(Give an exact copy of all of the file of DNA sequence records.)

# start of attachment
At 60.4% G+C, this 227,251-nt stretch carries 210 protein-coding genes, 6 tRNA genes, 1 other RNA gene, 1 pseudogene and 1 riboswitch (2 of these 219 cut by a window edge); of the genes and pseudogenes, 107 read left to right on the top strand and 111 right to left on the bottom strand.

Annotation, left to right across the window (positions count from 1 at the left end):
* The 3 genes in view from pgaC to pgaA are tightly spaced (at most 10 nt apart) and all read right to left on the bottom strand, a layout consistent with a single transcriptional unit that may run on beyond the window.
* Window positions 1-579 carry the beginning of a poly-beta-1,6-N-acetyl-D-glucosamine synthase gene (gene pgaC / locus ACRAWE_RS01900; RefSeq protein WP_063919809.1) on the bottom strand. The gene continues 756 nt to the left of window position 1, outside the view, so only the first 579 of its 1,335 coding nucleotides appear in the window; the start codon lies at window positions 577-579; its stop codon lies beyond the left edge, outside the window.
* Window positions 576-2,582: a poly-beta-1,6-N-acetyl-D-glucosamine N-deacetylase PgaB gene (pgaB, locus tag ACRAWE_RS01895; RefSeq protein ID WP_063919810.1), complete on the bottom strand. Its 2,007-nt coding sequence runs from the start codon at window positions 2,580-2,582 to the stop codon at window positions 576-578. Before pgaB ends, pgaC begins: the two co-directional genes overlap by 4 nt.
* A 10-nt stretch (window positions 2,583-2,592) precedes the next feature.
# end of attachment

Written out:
At 60.4% G+C, this 227,251-nt stretch carries 210 protein-coding genes, 6 tRNA genes, 1 other RNA gene, 1 pseudogene and 1 riboswitch (2 of these 219 cut by a window edge); of the genes and pseudogenes, 107 read left to right on the top strand and 111 right to left on the bottom strand.

Annotation, left to right across the window (positions count from 1 at the left end):
* The 3 genes in view from pgaC to pgaA are tightly spaced (at most 10 nt apart) and all read right to left on the bottom strand, a layout consistent with a single transcriptional unit that may run on beyond the window.
* Window positions 1-579 carry the beginning of a poly-beta-1,6-N-acetyl-D-glucosamine synthase gene (gene pgaC / locus ACRAWE_RS01900; RefSeq protein WP_063919809.1) on the bottom strand. The gene continues 756 nt to the left of window position 1, outside the view, so only the first 579 of its 1,335 coding nucleotides appear in the window; the start codon lies at window positions 577-579; its stop codon lies beyond the left edge, outside the window.
* Window positions 576-2,582: a poly-beta-1,6-N-acetyl-D-glucosamine N-deacetylase PgaB gene (pgaB, locus tag ACRAWE_RS01895; RefSeq protein ID WP_063919810.1), complete on the bottom strand. Its 2,007-nt coding sequence runs from the start codon at window positions 2,580-2,582 to the stop codon at window positions 576-578. Before pgaB ends, pgaC begins: the two co-directional genes overlap by 4 nt.
* A 10-nt stretch (window positions 2,583-2,592) precedes the next feature.